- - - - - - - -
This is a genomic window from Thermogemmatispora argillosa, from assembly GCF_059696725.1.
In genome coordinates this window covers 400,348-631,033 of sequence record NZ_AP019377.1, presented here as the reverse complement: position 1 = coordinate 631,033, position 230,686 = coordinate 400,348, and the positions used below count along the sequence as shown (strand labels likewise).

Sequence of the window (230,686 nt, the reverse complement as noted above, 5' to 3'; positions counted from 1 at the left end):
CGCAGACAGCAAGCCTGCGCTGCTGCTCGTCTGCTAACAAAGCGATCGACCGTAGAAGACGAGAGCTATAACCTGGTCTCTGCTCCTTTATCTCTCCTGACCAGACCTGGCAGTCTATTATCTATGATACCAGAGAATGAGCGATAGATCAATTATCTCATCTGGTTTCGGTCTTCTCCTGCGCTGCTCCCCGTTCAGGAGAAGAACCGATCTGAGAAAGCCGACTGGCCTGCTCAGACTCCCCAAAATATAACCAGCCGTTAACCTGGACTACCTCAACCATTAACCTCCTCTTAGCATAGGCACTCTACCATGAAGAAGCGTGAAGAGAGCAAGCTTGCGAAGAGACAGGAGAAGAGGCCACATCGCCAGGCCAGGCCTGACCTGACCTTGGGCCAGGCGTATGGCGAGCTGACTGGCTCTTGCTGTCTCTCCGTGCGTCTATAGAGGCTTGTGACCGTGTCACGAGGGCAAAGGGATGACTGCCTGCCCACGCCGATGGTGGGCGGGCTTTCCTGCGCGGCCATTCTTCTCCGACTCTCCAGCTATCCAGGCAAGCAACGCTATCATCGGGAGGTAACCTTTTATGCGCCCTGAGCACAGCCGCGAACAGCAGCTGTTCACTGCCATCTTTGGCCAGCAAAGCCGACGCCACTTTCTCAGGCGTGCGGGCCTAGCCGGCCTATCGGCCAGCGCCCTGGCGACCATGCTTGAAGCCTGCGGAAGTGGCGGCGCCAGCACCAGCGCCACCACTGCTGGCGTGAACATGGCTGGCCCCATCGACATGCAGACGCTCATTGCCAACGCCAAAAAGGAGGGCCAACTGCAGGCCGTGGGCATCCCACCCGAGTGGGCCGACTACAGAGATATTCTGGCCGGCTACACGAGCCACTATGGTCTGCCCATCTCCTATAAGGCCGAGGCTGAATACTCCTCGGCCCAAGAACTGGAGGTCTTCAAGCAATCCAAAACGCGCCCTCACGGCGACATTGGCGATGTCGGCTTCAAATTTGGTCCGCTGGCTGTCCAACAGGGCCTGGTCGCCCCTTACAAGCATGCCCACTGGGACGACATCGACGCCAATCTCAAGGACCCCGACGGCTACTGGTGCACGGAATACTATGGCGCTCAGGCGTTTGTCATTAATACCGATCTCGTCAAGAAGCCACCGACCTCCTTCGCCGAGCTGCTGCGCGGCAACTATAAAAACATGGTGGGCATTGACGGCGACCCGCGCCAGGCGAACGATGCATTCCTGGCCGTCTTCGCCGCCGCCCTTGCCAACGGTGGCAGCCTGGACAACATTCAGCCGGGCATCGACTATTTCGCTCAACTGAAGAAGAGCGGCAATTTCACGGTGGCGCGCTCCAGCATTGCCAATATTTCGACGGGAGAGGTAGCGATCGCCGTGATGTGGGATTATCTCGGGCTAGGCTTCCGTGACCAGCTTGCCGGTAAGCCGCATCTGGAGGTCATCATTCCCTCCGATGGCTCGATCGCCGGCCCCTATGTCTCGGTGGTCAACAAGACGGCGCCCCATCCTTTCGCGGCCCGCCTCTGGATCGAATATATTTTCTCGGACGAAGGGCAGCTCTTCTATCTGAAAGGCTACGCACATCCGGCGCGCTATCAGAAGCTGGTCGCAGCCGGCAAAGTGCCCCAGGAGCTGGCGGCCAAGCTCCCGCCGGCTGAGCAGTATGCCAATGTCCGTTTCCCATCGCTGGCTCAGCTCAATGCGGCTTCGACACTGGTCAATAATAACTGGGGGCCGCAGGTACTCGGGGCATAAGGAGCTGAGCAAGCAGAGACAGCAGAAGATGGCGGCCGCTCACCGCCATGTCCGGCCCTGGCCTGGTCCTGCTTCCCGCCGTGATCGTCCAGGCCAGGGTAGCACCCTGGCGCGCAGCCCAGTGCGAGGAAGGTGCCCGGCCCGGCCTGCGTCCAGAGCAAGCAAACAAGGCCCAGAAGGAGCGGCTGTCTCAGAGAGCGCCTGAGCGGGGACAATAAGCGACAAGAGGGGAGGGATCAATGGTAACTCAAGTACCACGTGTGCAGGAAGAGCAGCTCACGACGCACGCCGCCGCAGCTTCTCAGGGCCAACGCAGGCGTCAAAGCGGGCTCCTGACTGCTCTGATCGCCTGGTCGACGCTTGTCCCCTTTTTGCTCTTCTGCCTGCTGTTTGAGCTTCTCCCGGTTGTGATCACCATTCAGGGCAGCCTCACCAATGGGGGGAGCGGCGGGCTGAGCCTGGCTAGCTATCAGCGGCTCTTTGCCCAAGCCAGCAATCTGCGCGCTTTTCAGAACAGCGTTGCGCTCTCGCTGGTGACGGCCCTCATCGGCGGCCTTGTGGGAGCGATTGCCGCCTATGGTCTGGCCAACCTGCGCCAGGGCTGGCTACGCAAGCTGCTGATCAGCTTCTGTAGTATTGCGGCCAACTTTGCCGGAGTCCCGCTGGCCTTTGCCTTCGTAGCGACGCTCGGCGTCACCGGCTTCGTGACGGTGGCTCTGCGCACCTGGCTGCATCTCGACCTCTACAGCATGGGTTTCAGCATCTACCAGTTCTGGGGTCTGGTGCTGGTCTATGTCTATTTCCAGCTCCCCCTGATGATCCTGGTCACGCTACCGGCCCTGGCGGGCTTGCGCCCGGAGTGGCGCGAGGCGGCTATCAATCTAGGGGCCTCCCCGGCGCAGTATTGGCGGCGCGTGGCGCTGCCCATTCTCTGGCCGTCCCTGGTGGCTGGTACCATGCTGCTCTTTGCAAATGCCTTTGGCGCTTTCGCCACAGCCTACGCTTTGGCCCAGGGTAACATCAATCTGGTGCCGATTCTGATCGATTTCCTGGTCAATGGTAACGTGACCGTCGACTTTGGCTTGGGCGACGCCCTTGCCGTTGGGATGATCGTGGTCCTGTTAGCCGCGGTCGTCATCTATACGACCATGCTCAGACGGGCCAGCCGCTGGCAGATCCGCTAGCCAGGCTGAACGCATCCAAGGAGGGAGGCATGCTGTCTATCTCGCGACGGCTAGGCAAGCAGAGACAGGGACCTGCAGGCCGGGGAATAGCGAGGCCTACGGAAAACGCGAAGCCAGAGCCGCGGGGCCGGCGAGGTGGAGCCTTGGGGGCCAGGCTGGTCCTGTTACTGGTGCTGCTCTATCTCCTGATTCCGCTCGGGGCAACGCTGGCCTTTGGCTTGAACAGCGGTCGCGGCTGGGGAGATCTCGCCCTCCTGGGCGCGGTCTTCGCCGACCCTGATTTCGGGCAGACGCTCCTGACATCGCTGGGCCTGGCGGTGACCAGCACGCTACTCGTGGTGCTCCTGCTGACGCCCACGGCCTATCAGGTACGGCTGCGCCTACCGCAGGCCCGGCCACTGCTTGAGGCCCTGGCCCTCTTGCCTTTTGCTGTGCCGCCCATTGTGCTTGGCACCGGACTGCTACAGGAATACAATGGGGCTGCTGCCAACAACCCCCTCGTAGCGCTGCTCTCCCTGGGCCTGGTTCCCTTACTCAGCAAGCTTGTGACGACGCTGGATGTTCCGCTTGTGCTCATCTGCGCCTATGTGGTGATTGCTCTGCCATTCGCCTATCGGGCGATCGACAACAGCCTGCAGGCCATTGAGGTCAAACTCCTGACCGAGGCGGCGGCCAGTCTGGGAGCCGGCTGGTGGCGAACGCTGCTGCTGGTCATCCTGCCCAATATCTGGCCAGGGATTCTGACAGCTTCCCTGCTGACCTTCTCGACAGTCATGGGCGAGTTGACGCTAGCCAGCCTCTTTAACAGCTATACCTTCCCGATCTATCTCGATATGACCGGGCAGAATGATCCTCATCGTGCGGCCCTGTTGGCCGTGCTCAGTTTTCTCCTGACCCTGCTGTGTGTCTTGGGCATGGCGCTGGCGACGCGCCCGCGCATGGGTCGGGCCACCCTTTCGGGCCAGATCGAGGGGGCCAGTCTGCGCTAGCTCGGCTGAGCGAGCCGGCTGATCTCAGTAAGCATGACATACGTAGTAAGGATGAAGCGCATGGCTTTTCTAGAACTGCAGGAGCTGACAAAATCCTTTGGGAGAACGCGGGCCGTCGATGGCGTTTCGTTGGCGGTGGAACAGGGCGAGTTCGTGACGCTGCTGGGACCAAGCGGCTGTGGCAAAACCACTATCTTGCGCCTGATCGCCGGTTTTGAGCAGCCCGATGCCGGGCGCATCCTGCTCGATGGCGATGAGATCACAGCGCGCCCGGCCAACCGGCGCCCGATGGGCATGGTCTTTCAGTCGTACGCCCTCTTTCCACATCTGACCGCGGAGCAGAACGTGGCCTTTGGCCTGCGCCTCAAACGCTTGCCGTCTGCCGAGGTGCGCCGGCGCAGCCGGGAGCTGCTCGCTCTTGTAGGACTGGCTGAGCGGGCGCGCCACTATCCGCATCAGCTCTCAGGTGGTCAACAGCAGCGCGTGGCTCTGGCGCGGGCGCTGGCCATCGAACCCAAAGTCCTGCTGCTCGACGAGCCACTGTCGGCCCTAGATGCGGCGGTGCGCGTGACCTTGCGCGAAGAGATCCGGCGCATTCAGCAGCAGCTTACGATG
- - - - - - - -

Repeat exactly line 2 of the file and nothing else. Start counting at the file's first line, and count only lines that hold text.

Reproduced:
In genome coordinates this window covers 400,348-631,033 of sequence record NZ_AP019377.1, presented here as the reverse complement: position 1 = coordinate 631,033, position 230,686 = coordinate 400,348, and the positions used below count along the sequence as shown (strand labels likewise).